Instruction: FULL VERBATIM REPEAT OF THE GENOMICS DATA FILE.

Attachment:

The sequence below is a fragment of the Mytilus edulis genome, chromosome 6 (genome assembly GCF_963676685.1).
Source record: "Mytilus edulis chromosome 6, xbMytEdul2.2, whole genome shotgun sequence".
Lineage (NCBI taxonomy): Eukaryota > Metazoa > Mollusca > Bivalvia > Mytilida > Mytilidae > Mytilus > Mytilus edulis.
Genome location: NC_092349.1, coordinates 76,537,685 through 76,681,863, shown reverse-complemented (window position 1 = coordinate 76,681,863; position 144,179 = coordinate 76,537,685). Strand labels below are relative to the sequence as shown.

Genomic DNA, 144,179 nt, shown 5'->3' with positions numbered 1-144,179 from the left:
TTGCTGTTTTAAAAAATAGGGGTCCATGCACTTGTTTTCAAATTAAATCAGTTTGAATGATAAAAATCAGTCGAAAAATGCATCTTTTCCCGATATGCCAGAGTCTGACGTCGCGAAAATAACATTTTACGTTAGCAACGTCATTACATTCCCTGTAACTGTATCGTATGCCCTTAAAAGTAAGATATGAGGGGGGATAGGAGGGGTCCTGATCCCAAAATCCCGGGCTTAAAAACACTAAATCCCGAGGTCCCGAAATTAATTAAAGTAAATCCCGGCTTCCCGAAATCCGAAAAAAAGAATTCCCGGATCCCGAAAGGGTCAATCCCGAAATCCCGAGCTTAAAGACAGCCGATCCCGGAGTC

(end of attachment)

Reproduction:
The sequence below is a fragment of the Mytilus edulis genome, chromosome 6 (genome assembly GCF_963676685.1).
Source record: "Mytilus edulis chromosome 6, xbMytEdul2.2, whole genome shotgun sequence".
Lineage (NCBI taxonomy): Eukaryota > Metazoa > Mollusca > Bivalvia > Mytilida > Mytilidae > Mytilus > Mytilus edulis.
Genome location: NC_092349.1, coordinates 76,537,685 through 76,681,863, shown reverse-complemented (window position 1 = coordinate 76,681,863; position 144,179 = coordinate 76,537,685). Strand labels below are relative to the sequence as shown.

Genomic DNA, 144,179 nt, shown 5'->3' with positions numbered 1-144,179 from the left:
TTGCTGTTTTAAAAAATAGGGGTCCATGCACTTGTTTTCAAATTAAATCAGTTTGAATGATAAAAATCAGTCGAAAAATGCATCTTTTCCCGATATGCCAGAGTCTGACGTCGCGAAAATAACATTTTACGTTAGCAACGTCATTACATTCCCTGTAACTGTATCGTATGCCCTTAAAAGTAAGATATGAGGGGGGATAGGAGGGGTCCTGATCCCAAAATCCCGGGCTTAAAAACACTAAATCCCGAGGTCCCGAAATTAATTAAAGTAAATCCCGGCTTCCCGAAATCCGAAAAAAAGAATTCCCGGATCCCGAAAGGGTCAATCCCGAAATCCCGAGCTTAAAGACAGCCGATCCCGGAGTC